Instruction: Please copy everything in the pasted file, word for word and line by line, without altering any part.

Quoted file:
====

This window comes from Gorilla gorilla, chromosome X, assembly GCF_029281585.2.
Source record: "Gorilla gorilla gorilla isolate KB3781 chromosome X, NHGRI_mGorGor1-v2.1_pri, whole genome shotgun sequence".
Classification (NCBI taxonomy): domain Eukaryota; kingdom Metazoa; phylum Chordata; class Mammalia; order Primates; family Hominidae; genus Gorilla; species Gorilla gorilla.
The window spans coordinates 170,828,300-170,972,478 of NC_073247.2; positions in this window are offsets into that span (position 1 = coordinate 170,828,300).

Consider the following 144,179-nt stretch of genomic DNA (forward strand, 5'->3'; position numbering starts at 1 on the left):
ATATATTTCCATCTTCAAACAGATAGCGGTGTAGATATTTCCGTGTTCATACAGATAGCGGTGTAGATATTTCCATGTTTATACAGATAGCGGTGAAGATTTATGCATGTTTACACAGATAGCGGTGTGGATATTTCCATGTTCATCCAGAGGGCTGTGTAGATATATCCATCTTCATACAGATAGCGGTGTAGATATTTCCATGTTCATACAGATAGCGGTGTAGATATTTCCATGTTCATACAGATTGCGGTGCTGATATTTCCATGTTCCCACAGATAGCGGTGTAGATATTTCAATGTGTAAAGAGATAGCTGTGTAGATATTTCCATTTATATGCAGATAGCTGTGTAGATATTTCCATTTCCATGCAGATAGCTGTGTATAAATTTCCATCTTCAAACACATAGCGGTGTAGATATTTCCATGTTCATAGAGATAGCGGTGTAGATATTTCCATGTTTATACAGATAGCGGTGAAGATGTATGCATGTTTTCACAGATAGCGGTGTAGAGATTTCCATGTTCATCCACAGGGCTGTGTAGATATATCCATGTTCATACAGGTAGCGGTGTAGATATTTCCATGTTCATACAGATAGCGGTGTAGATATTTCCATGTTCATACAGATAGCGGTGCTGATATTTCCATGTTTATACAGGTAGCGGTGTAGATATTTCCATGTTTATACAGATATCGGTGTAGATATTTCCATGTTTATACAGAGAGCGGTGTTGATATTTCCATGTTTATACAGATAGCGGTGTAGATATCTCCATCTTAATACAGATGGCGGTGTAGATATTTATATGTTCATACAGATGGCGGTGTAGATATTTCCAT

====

This window comes from Gorilla gorilla, chromosome X, assembly GCF_029281585.2.
Source record: "Gorilla gorilla gorilla isolate KB3781 chromosome X, NHGRI_mGorGor1-v2.1_pri, whole genome shotgun sequence".
Classification (NCBI taxonomy): domain Eukaryota; kingdom Metazoa; phylum Chordata; class Mammalia; order Primates; family Hominidae; genus Gorilla; species Gorilla gorilla.
The window spans coordinates 170,828,300-170,972,478 of NC_073247.2; positions in this window are offsets into that span (position 1 = coordinate 170,828,300).

Consider the following 144,179-nt stretch of genomic DNA (forward strand, 5'->3'; position numbering starts at 1 on the left):
ATATATTTCCATCTTCAAACAGATAGCGGTGTAGATATTTCCGTGTTCATACAGATAGCGGTGTAGATATTTCCATGTTTATACAGATAGCGGTGAAGATTTATGCATGTTTACACAGATAGCGGTGTGGATATTTCCATGTTCATCCAGAGGGCTGTGTAGATATATCCATCTTCATACAGATAGCGGTGTAGATATTTCCATGTTCATACAGATAGCGGTGTAGATATTTCCATGTTCATACAGATTGCGGTGCTGATATTTCCATGTTCCCACAGATAGCGGTGTAGATATTTCAATGTGTAAAGAGATAGCTGTGTAGATATTTCCATTTATATGCAGATAGCTGTGTAGATATTTCCATTTCCATGCAGATAGCTGTGTATAAATTTCCATCTTCAAACACATAGCGGTGTAGATATTTCCATGTTCATAGAGATAGCGGTGTAGATATTTCCATGTTTATACAGATAGCGGTGAAGATGTATGCATGTTTTCACAGATAGCGGTGTAGAGATTTCCATGTTCATCCACAGGGCTGTGTAGATATATCCATGTTCATACAGGTAGCGGTGTAGATATTTCCATGTTCATACAGATAGCGGTGTAGATATTTCCATGTTCATACAGATAGCGGTGCTGATATTTCCATGTTTATACAGGTAGCGGTGTAGATATTTCCATGTTTATACAGATATCGGTGTAGATATTTCCATGTTTATACAGAGAGCGGTGTTGATATTTCCATGTTTATACAGATAGCGGTGTAGATATCTCCATCTTAATACAGATGGCGGTGTAGATATTTATATGTTCATACAGATGGCGGTGTAGATATTTCCAT